Through the years we have seen fads and trends come and go. Remember tie-dyed T-shirts, macramé plant hangers, tole painting, cross-stitch/embroidery, memory crafts and so many more? Did you know that through the years, the art of quilting has never died? It has never been a fad or a trend. It is as fresh and new as when your grandmothers and great-grandmothers stitched beautiful heirlooms to be passed down through the family for generations.
The Cedar Point Biological Station (CPBS) is a University of Nebraska mini-campus located eight miles north of Ogallala, with 30 or more buildings nestled in the canyons along the south shore of Lake Keystone, below Kingsley Dam, and offering a variety of classes. I was sitting in the CPBS dining hall recently, discussing a colleague’s potential field trip to Estes Park.
This August I traveled as part of a group with the Lincoln, Neb.-based nonprofit Grassland Foundation to the African country Namibia. For the past few years our organization has been studying Namibian land-use models because they have revived wildlife populations on a large scale. Since we see similarities between the landscapes of Namibia and the Nebraska Sandhills, we decided to visit Namibia and look for ideas that we could bring home.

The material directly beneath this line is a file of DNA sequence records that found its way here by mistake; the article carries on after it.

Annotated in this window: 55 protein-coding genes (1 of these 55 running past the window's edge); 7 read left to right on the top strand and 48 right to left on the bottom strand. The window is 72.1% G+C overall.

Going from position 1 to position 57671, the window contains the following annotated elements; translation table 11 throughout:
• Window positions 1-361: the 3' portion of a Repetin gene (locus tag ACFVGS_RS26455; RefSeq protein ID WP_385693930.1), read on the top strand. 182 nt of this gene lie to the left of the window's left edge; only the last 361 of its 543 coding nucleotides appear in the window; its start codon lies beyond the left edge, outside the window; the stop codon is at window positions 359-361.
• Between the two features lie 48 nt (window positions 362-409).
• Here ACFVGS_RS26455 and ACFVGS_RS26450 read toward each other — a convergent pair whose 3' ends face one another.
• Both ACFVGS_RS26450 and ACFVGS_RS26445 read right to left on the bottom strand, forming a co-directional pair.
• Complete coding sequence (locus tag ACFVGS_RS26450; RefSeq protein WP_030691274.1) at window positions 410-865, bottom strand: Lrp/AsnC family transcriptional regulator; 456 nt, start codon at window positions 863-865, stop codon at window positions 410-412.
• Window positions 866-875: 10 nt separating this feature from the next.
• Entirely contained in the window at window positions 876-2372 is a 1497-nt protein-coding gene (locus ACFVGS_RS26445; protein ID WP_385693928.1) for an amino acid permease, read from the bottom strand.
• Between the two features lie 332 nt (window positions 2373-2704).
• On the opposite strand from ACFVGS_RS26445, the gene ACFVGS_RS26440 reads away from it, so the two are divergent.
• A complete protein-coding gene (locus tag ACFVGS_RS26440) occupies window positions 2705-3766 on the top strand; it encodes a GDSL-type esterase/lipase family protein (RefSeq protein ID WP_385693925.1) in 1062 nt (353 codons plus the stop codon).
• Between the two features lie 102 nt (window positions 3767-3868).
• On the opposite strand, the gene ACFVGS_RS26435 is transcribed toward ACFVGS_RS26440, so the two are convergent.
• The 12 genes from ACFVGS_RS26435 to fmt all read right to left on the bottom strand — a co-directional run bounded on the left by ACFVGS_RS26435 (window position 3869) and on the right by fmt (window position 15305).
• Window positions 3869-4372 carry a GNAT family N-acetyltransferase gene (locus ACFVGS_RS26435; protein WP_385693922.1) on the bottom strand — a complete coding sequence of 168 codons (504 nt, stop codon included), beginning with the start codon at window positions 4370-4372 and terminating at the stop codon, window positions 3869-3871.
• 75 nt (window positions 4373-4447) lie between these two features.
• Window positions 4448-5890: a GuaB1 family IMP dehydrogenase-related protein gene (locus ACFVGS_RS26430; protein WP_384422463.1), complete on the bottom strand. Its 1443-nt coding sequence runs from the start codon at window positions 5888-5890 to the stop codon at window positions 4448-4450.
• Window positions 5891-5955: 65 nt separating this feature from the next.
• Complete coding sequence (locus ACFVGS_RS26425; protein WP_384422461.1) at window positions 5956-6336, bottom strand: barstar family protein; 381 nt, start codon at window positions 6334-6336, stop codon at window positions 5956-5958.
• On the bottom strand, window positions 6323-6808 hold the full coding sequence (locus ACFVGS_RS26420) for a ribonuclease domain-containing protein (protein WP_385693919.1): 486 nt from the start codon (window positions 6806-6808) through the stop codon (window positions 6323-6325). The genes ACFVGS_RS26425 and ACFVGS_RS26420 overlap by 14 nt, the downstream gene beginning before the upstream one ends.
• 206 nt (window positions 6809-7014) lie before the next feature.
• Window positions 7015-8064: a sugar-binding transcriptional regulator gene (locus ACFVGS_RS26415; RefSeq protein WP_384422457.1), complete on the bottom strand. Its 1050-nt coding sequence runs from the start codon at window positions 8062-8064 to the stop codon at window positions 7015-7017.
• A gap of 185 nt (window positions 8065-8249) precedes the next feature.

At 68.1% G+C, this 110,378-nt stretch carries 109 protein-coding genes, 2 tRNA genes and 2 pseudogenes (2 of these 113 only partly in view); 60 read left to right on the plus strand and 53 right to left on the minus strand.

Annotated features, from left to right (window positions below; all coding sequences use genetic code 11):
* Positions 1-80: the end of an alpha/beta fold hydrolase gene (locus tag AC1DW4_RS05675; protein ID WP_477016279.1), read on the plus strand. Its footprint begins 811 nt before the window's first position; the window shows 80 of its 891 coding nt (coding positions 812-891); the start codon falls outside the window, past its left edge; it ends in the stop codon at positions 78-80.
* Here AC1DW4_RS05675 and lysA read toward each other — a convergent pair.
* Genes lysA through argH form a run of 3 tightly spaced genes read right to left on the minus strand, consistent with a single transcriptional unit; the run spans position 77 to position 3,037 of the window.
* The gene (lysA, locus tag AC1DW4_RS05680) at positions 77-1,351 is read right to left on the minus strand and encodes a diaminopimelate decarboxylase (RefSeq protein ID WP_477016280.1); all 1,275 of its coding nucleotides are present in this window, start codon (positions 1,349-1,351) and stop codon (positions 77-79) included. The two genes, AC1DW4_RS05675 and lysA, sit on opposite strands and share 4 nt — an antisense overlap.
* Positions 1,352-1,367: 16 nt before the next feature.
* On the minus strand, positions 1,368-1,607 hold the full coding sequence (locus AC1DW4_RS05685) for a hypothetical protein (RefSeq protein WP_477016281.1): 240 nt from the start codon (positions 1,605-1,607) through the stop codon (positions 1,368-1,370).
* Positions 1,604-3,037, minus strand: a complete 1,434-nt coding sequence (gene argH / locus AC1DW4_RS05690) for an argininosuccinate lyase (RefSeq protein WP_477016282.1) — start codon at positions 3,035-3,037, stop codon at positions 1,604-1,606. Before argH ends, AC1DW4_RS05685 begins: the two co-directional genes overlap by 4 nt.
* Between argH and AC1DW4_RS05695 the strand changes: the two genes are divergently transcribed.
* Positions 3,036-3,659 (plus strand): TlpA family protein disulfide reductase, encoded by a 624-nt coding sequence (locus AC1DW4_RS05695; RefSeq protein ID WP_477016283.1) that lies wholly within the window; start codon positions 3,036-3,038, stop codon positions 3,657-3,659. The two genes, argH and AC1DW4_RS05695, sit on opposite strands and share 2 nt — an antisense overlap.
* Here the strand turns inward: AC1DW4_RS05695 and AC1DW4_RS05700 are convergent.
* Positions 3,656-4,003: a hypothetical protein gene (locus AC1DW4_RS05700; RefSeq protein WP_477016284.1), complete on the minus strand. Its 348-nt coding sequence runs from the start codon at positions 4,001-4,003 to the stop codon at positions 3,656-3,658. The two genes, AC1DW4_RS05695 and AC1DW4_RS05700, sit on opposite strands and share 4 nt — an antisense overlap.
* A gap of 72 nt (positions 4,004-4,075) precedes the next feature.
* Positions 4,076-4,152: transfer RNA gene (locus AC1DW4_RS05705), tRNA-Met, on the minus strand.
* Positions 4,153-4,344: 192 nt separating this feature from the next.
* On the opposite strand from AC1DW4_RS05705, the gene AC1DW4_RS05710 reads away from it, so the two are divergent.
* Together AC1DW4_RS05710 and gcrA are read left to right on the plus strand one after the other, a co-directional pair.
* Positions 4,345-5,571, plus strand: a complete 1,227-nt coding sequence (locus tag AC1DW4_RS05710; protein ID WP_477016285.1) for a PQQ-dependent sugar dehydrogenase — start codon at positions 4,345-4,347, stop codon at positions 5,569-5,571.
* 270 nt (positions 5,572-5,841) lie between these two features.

The land, water and other natural resources in Nebraska are being impacted by an increasing number of invasive species. For example, there are approximately 500 non-native plants in Nebraska. Many have no documented negative impact, but others are quite damaging. Dr. David Pimentel and colleagues estimate that there are over 50,000 plant, animal and microbe invasive species in the United States. They estimate that we are spending more than $120 billion dollars annually dealing with problems caused by invasive species. Globally, $1.4 trillion dollars is spent on invasive species each year: this is nearly 5 percent of the global economy. Thus, from an economic standpoint, invasive species are certainly a cause for concern. The ecological and environmental impacts of invasive species are much more difficult to quantify, but in Nebraska invasive species are the most commonly identified threat to our natural legacy, as identified in the Nebraska Legacy Plan.